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Unformatted text preview: Application: main problem Consider the simplest geopotential perturba tion problem: J 2 only. In this case the poten tial is: U ( r, ) = r J 2 R 2 2 r 3 (3sin 2  1)  {z } Disturbing function= R . The satellite latitude is not a convenient quantity. Using spherical trigonometry, write sin = sin i sin( + ) = sin i sin u u = + is the argument of latitude and is the angle along the orbit from the equator. So the disturbing function is R = J 2 R 2 2 r 3 (3sin 2 i sin 2 u 1) . L. Healy ENAE404 Spring 2007 Lecture 28 (May 8) 1 Perturbations: secular and periodic If we expand in a Fourier series in the mean anomaly M , R = R s + X j =1 R cj cos( jM ) + R sj sin( jM ) the secular perturbations arise from the con stant term R s given by R s = 1 2 Z 2 R dM. So to find contribution of secular perturbation of motion, look at R s . Note physical pertur bations usually have both kinds of effects. The quantities u and r are dependent on mean anomaly M ; everything else is independent. To get Fourier terms, expand trigonometric ex pressions in u in the disturbing function, using sin 2 u = 1 2 (1 cos2 u ) . L. Healy ENAE404 Spring 2007 Lecture 28 (May 8) 2 Fourier series Compute constant and periodic terms in u R = J 2 R 2 2 r 3 3 2 sin 2 i [1 cos2 u ] 1 separately. Integrate over M ; the constant term is proportional to 1 2 Z 2 1 r 3 dM = 1 a 3 (1 e 2 ) 3 / 2 , and the periodic term in u is proportional to 1 2 Z 2 1 r 3 cos2 u dM = 0 . So in fact there is no periodic term in u from the J 2 perturbation at this order. L. Healy ENAE404 Spring 2007 Lecture 28 (May 8) 3 Calculate secular term R s Reinstating the proportionality factor to the constant term above, the secular part of the disturbing function is R s = J 2 R 2 2 a 3 (1 e 2 ) 3 / 2 3 2 sin 2 i 1 . Note that it depends only on a , e , and i . We will now study the influence the secular term has on the elements by using the LPE. The dominant secular effect comes from the J 2 term, so this is a reasonable simplification. L. Healy ENAE404 Spring 2007 Lecture 28 (May 8) 4 Apply planetary equations Apply the Lagrange planetary equations, d dt = 1 na 2 q 1 e 2 sin i R i , and the partial derivative of the secular dis turbing function R s is R s i = 3 J 2 R 2 2 a 3 (1 e 2 ) 3 / 2 sin i cos i....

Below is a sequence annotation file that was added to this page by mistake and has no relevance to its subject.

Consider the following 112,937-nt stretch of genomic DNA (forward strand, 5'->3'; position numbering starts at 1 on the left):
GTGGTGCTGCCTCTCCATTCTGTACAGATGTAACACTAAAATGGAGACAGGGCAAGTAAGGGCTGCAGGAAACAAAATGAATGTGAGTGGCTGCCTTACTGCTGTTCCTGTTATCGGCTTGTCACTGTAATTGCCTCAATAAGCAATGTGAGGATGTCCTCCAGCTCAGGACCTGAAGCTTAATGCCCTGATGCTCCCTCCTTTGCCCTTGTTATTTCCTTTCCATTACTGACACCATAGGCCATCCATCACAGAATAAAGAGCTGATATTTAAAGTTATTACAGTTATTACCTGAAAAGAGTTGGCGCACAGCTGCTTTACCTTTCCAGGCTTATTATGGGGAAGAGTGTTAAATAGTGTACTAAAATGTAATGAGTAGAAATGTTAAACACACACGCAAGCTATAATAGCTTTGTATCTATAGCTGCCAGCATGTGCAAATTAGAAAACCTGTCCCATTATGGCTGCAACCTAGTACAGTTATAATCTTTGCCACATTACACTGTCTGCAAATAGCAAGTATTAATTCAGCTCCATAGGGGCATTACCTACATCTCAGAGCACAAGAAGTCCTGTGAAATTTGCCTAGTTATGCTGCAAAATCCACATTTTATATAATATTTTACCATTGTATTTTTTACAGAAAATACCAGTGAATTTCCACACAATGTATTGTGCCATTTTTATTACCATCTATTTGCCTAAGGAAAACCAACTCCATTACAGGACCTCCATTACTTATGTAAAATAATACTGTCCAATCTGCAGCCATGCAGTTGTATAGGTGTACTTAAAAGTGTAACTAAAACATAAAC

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This document was uploaded on 04/27/2011.
 Spring '11

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